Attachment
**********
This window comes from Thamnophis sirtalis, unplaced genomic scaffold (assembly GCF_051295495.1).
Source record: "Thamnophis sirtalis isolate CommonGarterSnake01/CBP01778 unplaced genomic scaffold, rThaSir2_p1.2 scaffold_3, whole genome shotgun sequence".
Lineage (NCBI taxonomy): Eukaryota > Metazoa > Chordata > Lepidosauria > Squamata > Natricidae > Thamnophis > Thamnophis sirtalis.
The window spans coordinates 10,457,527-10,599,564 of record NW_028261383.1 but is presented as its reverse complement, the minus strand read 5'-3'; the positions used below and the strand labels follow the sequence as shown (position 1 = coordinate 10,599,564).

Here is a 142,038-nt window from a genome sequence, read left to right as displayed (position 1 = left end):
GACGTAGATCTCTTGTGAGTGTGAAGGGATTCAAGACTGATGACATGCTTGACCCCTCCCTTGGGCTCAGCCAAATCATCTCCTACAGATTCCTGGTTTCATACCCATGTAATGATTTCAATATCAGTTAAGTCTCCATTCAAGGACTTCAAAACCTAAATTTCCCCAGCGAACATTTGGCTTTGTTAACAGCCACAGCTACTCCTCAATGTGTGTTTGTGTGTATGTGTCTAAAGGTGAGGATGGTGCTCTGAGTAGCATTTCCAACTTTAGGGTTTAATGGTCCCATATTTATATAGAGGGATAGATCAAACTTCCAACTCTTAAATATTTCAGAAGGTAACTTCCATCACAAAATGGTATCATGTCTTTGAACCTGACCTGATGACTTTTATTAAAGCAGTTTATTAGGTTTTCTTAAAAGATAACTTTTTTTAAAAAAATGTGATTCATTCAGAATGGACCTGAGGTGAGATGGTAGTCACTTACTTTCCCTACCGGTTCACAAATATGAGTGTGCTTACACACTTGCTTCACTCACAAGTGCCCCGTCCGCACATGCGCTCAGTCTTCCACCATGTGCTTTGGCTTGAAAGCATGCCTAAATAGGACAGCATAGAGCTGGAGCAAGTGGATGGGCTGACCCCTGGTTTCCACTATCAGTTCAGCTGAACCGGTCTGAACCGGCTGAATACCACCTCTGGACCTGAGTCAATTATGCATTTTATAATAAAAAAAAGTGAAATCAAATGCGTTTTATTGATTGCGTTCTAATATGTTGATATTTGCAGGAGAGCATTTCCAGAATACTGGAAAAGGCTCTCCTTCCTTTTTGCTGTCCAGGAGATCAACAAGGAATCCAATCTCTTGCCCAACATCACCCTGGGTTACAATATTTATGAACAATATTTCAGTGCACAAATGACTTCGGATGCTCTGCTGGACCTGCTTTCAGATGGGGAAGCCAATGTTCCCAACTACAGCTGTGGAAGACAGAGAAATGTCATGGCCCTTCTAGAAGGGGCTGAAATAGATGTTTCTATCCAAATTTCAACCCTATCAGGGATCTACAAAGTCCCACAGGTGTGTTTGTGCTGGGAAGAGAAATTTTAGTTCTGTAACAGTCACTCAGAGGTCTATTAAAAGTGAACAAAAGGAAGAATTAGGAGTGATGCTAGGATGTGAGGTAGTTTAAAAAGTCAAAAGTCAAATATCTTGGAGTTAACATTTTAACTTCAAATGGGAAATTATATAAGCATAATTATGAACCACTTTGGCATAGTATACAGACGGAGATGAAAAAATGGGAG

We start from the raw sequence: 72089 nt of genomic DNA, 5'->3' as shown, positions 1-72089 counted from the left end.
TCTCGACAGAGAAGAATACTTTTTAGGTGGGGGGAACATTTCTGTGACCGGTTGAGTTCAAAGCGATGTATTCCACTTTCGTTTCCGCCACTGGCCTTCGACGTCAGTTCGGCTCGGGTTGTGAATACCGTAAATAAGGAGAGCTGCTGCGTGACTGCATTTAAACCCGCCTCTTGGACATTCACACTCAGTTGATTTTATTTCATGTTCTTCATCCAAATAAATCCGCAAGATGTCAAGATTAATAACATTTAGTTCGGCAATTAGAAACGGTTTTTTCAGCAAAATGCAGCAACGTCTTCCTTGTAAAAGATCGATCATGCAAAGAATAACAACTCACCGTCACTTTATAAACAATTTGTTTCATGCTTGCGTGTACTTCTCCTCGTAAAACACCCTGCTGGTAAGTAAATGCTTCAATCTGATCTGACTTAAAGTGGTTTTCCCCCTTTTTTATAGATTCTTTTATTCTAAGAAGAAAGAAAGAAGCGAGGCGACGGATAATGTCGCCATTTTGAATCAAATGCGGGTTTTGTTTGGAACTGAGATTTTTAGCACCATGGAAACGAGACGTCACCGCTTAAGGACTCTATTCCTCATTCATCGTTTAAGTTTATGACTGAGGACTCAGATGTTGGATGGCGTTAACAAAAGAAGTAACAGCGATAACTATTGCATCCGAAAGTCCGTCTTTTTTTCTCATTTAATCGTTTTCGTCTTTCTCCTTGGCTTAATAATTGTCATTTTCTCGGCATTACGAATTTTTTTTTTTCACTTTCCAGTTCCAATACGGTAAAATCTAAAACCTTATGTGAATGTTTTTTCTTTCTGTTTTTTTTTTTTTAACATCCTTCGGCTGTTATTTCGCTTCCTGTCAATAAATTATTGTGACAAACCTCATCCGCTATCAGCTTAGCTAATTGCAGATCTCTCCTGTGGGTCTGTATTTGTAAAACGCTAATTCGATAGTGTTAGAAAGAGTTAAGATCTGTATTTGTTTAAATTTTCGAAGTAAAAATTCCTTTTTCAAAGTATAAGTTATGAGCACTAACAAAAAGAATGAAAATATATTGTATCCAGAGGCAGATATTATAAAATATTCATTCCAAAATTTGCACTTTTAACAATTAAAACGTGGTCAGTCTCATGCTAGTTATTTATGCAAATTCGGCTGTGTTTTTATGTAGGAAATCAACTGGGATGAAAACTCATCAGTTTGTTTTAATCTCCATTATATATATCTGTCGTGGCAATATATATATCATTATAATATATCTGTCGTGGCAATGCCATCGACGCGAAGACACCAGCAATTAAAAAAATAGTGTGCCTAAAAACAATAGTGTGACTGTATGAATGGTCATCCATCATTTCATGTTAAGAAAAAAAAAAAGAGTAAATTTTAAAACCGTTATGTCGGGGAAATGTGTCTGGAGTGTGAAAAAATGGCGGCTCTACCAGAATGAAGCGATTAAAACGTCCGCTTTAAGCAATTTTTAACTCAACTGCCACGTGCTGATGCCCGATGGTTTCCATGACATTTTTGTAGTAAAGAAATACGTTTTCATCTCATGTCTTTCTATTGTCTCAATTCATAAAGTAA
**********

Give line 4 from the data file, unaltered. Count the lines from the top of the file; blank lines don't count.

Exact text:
The window spans coordinates 10,457,527-10,599,564 of record NW_028261383.1 but is presented as its reverse complement, the minus strand read 5'-3'; the positions used below and the strand labels follow the sequence as shown (position 1 = coordinate 10,599,564).